Regardless of their alignment, counter-proposals from every network must be shared and ready for immediate broadcast.
The possibility of UN intervention has created a parallel gap within the Arab League, applying considerable friction to its relations with al-Assad (which may benefit the opposition by accelerating a transfer). Al Jazeera counts Elaraby as a believer in his own mission, explaining his close relations with the NCC. Meanwhile the “anti-Assad” capitals, led by Qatar, are giving him ammo to criticize the League’s mission and potentially shut it down on his terms (another potential accelerator to the UN).
"If the report comes out saying the violence has not stopped, the Arab League will have a responsibility to act on that," Qatari Prime Minister Sheikh Hamad bin Jassim al-Thani told a news conference in Cairo.
With the League’s mission set to continue relatively unchanged, al-Thani’s statements cut to the short-term endgame. Perhaps some benefit will be produced if the monitors return with reams of evidence and a complete picture to report, and if al-Assad’s non-compliance results in punitive action. Yet al-Thani, tough as he acts, has issued similar warnings for months. al-Assad shouldn’t be too concerned if Qatar poses his biggest threat. After al-Thani urged the detached dictator to “take a historic decision,” Syria’s Permanent Representative at the Arab League blasted him for “speaking on behalf of the Syrian people.”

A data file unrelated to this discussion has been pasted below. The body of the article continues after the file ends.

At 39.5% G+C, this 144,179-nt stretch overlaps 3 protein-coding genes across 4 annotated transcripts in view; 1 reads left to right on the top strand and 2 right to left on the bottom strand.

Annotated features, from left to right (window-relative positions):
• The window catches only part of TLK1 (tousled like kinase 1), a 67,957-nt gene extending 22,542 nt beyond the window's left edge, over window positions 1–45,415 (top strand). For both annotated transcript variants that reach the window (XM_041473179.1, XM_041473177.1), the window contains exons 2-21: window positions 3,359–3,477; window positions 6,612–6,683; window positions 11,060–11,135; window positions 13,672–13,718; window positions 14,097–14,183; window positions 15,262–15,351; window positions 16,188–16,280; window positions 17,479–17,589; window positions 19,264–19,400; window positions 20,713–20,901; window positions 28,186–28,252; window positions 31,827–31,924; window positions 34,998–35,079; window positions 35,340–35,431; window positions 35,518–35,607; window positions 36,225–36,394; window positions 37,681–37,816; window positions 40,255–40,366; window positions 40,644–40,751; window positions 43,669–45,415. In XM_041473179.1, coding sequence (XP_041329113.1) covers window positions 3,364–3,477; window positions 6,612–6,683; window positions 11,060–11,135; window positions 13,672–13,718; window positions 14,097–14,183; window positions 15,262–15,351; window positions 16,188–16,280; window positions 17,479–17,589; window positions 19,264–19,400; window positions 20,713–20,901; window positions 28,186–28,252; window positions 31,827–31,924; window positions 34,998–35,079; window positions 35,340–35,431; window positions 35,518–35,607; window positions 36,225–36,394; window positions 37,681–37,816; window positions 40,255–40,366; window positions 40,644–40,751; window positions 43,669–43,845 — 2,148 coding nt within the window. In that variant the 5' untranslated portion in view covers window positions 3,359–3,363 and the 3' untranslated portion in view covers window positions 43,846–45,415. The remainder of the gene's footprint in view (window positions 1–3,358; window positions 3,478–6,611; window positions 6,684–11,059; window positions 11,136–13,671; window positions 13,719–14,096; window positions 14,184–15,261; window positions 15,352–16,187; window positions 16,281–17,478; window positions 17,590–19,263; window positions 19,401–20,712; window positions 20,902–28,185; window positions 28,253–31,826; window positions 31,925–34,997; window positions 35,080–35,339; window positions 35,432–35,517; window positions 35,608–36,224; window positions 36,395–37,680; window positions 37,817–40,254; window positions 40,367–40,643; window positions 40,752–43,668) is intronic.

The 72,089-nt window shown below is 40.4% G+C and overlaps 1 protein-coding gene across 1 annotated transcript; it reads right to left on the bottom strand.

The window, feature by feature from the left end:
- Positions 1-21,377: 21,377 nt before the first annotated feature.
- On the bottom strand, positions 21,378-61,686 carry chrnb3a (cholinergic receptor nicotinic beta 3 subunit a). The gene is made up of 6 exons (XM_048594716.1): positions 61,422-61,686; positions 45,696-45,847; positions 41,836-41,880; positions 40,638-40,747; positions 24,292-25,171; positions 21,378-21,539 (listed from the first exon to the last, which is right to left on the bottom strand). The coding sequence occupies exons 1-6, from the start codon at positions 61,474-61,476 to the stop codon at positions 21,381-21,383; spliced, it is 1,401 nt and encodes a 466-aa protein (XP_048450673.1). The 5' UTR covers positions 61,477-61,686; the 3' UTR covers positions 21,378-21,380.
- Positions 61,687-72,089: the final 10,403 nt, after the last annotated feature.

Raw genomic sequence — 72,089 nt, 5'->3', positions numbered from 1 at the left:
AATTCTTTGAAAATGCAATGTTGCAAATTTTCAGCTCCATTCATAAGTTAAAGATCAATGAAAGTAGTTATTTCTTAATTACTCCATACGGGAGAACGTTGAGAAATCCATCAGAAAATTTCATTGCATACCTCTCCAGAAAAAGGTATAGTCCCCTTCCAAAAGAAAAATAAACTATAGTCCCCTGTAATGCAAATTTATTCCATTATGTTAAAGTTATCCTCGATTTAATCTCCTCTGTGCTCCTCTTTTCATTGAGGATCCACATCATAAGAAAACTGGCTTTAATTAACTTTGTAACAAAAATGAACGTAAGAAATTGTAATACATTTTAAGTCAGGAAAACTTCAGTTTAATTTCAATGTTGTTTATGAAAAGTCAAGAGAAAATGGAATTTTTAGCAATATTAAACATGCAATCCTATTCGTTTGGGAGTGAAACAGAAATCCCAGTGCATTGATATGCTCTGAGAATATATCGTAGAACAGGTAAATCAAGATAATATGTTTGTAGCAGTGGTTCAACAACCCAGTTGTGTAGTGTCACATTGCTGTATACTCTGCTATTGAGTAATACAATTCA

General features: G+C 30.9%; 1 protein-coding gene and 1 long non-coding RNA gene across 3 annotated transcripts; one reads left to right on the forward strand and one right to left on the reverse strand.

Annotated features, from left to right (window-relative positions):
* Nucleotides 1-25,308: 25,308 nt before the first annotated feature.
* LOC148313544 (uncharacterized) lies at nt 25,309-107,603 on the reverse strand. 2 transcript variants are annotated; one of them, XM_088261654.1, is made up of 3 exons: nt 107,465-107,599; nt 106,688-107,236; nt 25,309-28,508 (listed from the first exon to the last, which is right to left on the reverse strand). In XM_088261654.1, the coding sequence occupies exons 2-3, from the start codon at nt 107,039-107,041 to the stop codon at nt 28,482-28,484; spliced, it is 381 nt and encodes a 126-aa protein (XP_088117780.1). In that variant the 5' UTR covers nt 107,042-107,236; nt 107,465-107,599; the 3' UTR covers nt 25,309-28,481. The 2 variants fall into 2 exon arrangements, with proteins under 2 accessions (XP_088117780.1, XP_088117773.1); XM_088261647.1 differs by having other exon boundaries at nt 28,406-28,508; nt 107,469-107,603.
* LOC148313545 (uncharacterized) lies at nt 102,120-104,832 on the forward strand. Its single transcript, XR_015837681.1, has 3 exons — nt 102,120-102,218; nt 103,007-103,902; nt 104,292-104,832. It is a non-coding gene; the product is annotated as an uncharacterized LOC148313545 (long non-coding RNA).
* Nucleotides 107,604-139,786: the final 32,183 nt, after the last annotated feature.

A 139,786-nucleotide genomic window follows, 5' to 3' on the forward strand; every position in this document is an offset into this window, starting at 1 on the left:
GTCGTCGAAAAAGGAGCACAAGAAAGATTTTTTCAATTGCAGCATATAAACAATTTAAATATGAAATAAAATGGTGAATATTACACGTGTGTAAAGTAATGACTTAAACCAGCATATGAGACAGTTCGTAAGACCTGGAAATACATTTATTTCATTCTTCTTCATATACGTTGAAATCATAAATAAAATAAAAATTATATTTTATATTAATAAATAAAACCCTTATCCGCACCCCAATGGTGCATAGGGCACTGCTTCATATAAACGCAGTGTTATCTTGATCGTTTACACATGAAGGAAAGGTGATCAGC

al-Assad drowned out his officials on Tuesday with a hard-line, two-hour speech at Damascus University: “The Arab League failed for six decades to protect Arab interests. We shouldn’t be surprised it’s failed today.”
Blaming Western powers, the Arab League and “hundreds of media outlets” for instigating their revolution could form the glue that sticks Syria’s opposition together. Claiming that “external conspiracy is clear to everybody” sounds like a natural bond, and any skeptic of al-Assad’s violent mania should realize that he has no intention of ceding power. “We will declare victory soon” equates to a death sentence (al-Assad says no orders were given “for anyone to open fire on any citizen”). As the situation currently stands, the Arab League and Western powers have yet to break from al-Assad’s regime and his Eastern connections. However these counter-revolutionary forces are drifting away from each other, necessitating unity amongst Syria’s pro-democracy movement.
“The divisions are getting bigger, and I think we can expect the situation here - at the moment, stable - to deteriorate in the future,” Robertson concludes. “That's the direction it's going in.”